You're about to hang up your uniform one last time. You've been lucky with the job hunt and you have more than a few good prospects out there. Most of them have a 401(k) plan. What do you need to know about them.
A 401(k) is a retirement savings plan that is oftentimes part of many company’s benefits package. This plan enables you to defer money from your paycheck to be put into a 401(k) investment account. In addition to your personal contribution, many companies will also put money into your 401(k), "matching" a portion of your allocation.
Usually, there will be a pre-set amount that is deferred from your paycheck, but you can alter how much you want to put into your 401(k). You may choose to dial the amount up or down depending on your financial situation and your company’s offerings. For example, if your employer matches exactly what you put in and you are financially stable, you usually will want to contribute as much as you can might to your 401(k).
Understanding your company’s 401(k) plan is the first step to making the most of it.
Discover What Plan(s) Your Company Offers
Traditional Pre-Tax 401(k)
With a traditional 401(k), you save on taxes now in two ways. First, since your reported salary is reduced by the amount put into your account, you’ll pay fewer income taxes. Second, the money inside the account grows tax-deferred, so you don’t have to pay tax on the gains each year. You’ll only pay tax on the amount you withdraw during retirement.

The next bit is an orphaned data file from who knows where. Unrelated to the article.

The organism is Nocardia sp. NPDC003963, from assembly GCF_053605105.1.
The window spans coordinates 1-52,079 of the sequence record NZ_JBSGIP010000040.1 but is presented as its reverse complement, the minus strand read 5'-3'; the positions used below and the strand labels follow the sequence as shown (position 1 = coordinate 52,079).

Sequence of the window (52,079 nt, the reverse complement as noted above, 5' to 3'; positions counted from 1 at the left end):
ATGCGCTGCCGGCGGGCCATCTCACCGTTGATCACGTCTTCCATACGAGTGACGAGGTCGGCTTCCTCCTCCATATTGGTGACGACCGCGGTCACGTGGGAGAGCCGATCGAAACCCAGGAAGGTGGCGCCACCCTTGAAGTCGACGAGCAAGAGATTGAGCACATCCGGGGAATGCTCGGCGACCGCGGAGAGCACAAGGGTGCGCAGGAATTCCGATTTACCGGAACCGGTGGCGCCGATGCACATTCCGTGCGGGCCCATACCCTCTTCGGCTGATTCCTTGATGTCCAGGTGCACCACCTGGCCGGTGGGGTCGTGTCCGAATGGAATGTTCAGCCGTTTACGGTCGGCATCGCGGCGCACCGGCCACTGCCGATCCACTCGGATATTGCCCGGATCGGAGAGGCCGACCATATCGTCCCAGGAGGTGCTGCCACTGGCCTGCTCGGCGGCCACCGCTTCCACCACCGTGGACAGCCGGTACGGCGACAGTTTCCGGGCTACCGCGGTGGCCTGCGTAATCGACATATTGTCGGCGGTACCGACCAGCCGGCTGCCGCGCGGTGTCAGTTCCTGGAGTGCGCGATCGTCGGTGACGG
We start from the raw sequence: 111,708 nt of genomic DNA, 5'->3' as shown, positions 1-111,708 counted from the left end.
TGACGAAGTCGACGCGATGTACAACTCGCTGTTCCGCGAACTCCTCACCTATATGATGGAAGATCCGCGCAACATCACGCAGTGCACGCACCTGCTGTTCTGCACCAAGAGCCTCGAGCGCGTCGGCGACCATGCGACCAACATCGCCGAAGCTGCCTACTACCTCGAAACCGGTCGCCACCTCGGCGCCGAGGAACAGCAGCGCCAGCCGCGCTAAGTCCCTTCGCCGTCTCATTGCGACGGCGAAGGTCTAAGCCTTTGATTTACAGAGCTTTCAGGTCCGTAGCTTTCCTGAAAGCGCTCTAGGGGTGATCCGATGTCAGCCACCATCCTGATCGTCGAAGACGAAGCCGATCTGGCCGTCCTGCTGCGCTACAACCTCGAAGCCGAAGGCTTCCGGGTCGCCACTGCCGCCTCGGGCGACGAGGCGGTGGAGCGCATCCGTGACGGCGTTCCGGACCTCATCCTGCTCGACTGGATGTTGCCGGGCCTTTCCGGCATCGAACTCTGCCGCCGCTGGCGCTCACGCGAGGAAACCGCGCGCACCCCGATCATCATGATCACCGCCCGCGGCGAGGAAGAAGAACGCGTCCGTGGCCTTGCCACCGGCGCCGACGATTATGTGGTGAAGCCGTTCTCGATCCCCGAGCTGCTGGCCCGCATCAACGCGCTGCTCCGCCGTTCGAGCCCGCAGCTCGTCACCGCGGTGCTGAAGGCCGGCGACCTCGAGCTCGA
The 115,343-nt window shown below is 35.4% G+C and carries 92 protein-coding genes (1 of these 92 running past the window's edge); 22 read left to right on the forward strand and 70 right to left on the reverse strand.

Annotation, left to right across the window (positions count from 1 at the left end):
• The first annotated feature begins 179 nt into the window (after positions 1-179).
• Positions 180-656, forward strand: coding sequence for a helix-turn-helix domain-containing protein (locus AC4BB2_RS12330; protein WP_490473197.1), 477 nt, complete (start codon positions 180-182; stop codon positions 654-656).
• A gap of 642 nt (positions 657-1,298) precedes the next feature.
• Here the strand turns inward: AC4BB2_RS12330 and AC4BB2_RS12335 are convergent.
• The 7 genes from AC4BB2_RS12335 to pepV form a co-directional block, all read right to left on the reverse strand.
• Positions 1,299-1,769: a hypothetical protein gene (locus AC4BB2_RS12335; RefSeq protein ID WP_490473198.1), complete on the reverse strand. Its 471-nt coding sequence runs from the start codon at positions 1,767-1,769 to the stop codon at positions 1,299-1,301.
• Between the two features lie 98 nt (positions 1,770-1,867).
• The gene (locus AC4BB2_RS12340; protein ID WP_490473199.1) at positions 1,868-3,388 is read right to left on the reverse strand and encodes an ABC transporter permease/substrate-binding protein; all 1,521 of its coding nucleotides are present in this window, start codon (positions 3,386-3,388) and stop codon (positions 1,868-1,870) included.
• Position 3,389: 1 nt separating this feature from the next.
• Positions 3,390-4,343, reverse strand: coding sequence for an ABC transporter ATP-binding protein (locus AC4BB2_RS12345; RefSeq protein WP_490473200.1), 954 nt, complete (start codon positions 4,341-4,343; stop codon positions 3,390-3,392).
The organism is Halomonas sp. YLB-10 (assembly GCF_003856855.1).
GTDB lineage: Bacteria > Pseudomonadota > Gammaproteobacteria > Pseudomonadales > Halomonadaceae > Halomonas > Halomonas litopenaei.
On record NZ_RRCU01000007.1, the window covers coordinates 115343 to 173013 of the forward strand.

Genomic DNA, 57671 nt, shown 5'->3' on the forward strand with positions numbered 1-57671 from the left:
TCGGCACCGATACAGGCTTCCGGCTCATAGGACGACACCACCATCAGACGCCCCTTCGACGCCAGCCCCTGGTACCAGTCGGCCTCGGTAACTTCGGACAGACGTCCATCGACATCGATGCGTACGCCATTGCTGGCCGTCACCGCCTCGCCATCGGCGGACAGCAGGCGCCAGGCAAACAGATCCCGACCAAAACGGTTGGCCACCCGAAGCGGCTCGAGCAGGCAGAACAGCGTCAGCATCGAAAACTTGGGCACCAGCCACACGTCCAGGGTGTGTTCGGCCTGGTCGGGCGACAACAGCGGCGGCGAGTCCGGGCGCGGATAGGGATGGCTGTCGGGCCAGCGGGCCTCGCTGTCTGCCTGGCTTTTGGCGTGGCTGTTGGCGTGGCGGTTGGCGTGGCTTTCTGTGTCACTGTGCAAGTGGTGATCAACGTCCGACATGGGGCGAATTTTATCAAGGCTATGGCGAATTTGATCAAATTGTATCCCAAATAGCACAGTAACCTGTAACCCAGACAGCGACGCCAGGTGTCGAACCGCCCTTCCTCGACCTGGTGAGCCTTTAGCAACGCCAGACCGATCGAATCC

With a Roth 401(k), contributions are made with after-tax dollars, and you do not pay on the amount withdrawn during retirement. Unlike the traditional 401(k), you’ll save on taxes in the future rather than in real-time. With this plan, you do not reduce your earned income by the amount contributed to your account. There are a couple of things you need to realize when it comes to Roth 401(k). First of all, unlike Roth IRAs, there is no income limit for contributions. So even if you can't contribute to a Roth IRA, you'll be able to contribute to a Roth 401(k). Second, any employer matching will go into a tax deferred account and distributions from that portion of your 401(k) will be taxable.